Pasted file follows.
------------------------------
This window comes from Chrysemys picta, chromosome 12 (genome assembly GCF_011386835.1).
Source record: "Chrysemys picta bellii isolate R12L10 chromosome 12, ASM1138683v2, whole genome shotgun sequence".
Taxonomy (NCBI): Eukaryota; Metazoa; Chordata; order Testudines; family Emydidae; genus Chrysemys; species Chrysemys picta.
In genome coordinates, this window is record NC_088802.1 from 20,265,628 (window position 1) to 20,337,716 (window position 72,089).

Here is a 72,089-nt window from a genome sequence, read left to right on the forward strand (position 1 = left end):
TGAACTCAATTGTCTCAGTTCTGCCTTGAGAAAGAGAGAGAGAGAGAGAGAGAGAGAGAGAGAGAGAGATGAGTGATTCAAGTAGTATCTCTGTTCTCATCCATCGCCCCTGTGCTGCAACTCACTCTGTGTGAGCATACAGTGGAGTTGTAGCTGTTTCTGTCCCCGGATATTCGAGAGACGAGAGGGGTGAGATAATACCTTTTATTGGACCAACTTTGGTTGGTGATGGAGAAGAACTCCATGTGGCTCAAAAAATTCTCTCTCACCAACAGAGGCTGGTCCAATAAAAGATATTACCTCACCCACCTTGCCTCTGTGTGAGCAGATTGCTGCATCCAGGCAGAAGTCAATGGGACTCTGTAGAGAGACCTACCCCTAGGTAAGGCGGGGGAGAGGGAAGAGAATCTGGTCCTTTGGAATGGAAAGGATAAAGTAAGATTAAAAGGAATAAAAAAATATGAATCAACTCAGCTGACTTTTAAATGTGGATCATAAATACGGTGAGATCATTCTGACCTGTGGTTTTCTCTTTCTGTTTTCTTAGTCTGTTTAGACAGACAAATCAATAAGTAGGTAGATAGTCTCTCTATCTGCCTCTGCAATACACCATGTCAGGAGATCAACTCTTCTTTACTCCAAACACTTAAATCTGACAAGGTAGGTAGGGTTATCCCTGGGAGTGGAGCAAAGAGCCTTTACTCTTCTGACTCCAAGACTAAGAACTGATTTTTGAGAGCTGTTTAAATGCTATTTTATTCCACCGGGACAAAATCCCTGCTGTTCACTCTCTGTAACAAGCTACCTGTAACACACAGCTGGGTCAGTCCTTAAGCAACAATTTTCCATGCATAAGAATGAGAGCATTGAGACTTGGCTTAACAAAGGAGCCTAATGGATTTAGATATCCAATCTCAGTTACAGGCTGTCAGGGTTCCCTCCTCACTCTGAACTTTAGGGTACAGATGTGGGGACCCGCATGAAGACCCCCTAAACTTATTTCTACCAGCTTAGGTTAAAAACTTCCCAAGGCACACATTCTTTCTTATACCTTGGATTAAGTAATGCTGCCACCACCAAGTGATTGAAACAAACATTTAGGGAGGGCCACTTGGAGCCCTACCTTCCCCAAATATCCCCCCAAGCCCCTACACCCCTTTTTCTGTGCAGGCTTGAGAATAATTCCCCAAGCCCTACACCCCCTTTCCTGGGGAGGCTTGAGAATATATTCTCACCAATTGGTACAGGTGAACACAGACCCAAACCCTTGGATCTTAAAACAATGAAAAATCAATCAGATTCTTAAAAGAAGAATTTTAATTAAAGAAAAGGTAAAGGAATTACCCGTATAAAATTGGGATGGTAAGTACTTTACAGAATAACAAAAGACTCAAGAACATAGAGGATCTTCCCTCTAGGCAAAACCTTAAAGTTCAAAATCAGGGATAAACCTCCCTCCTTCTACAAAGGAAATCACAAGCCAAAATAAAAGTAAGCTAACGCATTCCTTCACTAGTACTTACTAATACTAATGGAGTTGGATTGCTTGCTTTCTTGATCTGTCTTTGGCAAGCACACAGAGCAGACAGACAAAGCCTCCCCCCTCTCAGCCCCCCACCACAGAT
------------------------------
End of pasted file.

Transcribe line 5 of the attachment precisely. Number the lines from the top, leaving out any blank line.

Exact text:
Here is a 72,089-nt window from a genome sequence, read left to right on the forward strand (position 1 = left end):